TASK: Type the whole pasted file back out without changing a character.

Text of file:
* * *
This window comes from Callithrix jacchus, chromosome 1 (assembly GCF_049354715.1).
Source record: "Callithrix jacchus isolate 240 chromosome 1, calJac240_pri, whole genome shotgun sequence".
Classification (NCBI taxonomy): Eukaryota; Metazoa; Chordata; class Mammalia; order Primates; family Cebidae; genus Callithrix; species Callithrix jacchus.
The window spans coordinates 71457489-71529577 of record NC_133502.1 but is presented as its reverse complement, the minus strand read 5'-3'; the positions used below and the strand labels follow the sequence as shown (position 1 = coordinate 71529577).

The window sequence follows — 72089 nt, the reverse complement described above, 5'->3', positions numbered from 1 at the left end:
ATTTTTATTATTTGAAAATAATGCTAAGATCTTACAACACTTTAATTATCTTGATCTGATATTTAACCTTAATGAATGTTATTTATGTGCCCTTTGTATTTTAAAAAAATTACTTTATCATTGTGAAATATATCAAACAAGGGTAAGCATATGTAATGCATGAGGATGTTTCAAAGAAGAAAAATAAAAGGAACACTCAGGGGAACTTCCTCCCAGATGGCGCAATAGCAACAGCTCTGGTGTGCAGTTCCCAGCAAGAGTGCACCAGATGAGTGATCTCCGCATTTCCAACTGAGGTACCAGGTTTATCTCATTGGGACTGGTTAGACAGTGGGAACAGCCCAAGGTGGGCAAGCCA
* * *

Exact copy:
This window comes from Callithrix jacchus, chromosome 1 (assembly GCF_049354715.1).
Source record: "Callithrix jacchus isolate 240 chromosome 1, calJac240_pri, whole genome shotgun sequence".
Classification (NCBI taxonomy): Eukaryota; Metazoa; Chordata; class Mammalia; order Primates; family Cebidae; genus Callithrix; species Callithrix jacchus.
The window spans coordinates 71457489-71529577 of record NC_133502.1 but is presented as its reverse complement, the minus strand read 5'-3'; the positions used below and the strand labels follow the sequence as shown (position 1 = coordinate 71529577).

The window sequence follows — 72089 nt, the reverse complement described above, 5'->3', positions numbered from 1 at the left end:
ATTTTTATTATTTGAAAATAATGCTAAGATCTTACAACACTTTAATTATCTTGATCTGATATTTAACCTTAATGAATGTTATTTATGTGCCCTTTGTATTTTAAAAAAATTACTTTATCATTGTGAAATATATCAAACAAGGGTAAGCATATGTAATGCATGAGGATGTTTCAAAGAAGAAAAATAAAAGGAACACTCAGGGGAACTTCCTCCCAGATGGCGCAATAGCAACAGCTCTGGTGTGCAGTTCCCAGCAAGAGTGCACCAGATGAGTGATCTCCGCATTTCCAACTGAGGTACCAGGTTTATCTCATTGGGACTGGTTAGACAGTGGGAACAGCCCAAGGTGGGCAAGCCA